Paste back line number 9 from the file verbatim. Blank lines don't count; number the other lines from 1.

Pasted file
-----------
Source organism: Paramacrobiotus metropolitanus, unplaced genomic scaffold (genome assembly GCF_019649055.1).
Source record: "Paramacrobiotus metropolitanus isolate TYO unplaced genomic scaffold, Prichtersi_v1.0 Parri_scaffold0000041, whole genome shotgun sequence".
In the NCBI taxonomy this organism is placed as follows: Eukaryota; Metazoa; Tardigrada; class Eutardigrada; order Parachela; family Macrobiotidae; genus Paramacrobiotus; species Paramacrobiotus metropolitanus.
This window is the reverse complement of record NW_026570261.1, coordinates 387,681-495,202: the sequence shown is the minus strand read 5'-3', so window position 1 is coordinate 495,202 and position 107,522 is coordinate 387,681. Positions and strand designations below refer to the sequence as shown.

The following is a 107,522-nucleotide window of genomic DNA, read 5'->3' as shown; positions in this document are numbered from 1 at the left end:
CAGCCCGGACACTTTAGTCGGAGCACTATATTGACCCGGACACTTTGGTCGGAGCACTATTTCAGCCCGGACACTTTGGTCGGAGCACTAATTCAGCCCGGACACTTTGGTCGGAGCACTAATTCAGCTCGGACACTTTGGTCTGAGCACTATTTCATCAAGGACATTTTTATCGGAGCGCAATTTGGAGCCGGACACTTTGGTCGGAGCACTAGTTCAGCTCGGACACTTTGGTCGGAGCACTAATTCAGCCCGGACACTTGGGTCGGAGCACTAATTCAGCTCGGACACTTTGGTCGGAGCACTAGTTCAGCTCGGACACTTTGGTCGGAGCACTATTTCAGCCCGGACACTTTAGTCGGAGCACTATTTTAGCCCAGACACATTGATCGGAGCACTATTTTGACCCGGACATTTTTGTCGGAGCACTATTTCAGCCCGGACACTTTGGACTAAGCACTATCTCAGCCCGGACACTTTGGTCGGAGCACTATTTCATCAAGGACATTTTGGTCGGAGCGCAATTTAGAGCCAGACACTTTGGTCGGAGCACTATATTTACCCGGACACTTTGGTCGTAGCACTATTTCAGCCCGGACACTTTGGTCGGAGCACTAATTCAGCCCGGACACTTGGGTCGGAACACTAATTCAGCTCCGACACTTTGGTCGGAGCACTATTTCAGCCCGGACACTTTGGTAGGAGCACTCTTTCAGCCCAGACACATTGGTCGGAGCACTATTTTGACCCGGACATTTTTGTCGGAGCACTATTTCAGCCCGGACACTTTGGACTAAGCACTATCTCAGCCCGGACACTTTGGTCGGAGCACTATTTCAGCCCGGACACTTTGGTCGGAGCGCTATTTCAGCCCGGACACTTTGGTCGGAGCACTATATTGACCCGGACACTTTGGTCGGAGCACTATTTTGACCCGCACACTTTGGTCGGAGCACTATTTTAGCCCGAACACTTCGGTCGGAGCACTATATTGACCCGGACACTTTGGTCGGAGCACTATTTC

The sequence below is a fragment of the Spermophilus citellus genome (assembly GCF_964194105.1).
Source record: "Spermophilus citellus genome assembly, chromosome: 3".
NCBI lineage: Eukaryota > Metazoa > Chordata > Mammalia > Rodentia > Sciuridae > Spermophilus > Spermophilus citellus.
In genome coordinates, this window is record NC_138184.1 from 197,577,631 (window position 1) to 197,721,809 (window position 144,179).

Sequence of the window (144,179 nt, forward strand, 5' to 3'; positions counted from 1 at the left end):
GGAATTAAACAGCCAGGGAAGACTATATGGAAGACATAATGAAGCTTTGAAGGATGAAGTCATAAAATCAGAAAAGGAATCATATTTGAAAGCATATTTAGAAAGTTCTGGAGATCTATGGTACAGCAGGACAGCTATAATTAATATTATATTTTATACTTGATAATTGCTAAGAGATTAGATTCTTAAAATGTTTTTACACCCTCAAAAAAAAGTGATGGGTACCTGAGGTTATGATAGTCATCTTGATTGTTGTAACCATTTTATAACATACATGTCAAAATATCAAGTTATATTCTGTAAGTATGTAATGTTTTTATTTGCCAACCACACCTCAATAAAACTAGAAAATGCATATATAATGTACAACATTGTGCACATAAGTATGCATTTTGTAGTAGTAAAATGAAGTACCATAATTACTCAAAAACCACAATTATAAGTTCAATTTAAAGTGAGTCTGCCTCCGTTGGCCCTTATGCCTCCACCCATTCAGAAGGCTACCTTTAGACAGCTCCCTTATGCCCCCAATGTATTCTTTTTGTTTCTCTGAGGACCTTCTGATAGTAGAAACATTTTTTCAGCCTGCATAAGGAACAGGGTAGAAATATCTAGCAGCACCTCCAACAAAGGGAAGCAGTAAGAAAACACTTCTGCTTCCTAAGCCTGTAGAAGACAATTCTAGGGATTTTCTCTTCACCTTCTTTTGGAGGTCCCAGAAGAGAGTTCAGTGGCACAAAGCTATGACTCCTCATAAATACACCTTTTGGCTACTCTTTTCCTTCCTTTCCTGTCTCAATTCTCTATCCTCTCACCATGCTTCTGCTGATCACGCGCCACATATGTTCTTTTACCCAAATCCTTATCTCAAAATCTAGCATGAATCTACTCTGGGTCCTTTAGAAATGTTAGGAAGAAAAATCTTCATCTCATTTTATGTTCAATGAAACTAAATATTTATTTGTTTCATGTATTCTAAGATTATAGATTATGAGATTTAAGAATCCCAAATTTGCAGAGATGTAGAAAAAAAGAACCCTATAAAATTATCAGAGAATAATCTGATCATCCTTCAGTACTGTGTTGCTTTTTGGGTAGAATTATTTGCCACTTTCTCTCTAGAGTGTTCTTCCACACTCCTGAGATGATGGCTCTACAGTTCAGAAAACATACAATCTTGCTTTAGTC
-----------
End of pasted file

NCBI lineage: Eukaryota > Metazoa > Chordata > Mammalia > Rodentia > Sciuridae > Spermophilus > Spermophilus citellus.